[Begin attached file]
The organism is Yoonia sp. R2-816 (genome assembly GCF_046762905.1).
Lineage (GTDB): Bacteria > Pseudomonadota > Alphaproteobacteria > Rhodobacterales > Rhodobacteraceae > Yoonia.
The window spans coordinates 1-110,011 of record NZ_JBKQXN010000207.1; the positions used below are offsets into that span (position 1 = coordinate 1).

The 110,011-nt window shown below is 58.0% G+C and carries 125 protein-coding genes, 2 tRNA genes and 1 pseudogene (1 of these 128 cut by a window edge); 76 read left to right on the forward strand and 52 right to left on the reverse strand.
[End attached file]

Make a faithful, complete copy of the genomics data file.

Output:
The organism is Yoonia sp. R2-816 (genome assembly GCF_046762905.1).
Lineage (GTDB): Bacteria > Pseudomonadota > Alphaproteobacteria > Rhodobacterales > Rhodobacteraceae > Yoonia.
The window spans coordinates 1-110,011 of record NZ_JBKQXN010000207.1; the positions used below are offsets into that span (position 1 = coordinate 1).

The 110,011-nt window shown below is 58.0% G+C and carries 125 protein-coding genes, 2 tRNA genes and 1 pseudogene (1 of these 128 cut by a window edge); 76 read left to right on the forward strand and 52 right to left on the reverse strand.